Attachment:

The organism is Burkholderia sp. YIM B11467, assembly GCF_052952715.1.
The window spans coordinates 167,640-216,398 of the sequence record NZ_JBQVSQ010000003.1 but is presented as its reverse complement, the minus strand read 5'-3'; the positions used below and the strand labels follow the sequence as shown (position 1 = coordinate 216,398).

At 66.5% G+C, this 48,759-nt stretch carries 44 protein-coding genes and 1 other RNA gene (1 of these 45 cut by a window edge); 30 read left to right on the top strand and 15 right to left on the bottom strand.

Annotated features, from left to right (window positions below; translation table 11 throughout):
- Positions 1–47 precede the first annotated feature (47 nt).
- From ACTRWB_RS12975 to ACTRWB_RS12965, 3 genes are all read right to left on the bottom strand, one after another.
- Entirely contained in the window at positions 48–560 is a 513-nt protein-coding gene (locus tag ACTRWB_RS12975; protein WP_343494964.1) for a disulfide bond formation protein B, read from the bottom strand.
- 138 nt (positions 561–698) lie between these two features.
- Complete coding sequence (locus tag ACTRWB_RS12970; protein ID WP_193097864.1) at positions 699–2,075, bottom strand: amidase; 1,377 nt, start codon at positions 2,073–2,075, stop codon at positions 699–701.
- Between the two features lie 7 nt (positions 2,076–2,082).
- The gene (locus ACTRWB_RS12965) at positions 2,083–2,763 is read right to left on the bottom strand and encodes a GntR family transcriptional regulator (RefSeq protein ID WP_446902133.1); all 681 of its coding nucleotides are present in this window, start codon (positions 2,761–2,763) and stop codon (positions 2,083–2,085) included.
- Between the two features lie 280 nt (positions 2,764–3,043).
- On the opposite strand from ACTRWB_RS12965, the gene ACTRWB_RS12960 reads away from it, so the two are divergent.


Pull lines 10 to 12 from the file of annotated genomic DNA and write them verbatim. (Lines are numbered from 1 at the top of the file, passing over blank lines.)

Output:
- Between the two features lie 7 nt (positions 2,076–2,082).
- The gene (locus ACTRWB_RS12965) at positions 2,083–2,763 is read right to left on the bottom strand and encodes a GntR family transcriptional regulator (RefSeq protein ID WP_446902133.1); all 681 of its coding nucleotides are present in this window, start codon (positions 2,761–2,763) and stop codon (positions 2,083–2,085) included.
- Between the two features lie 280 nt (positions 2,764–3,043).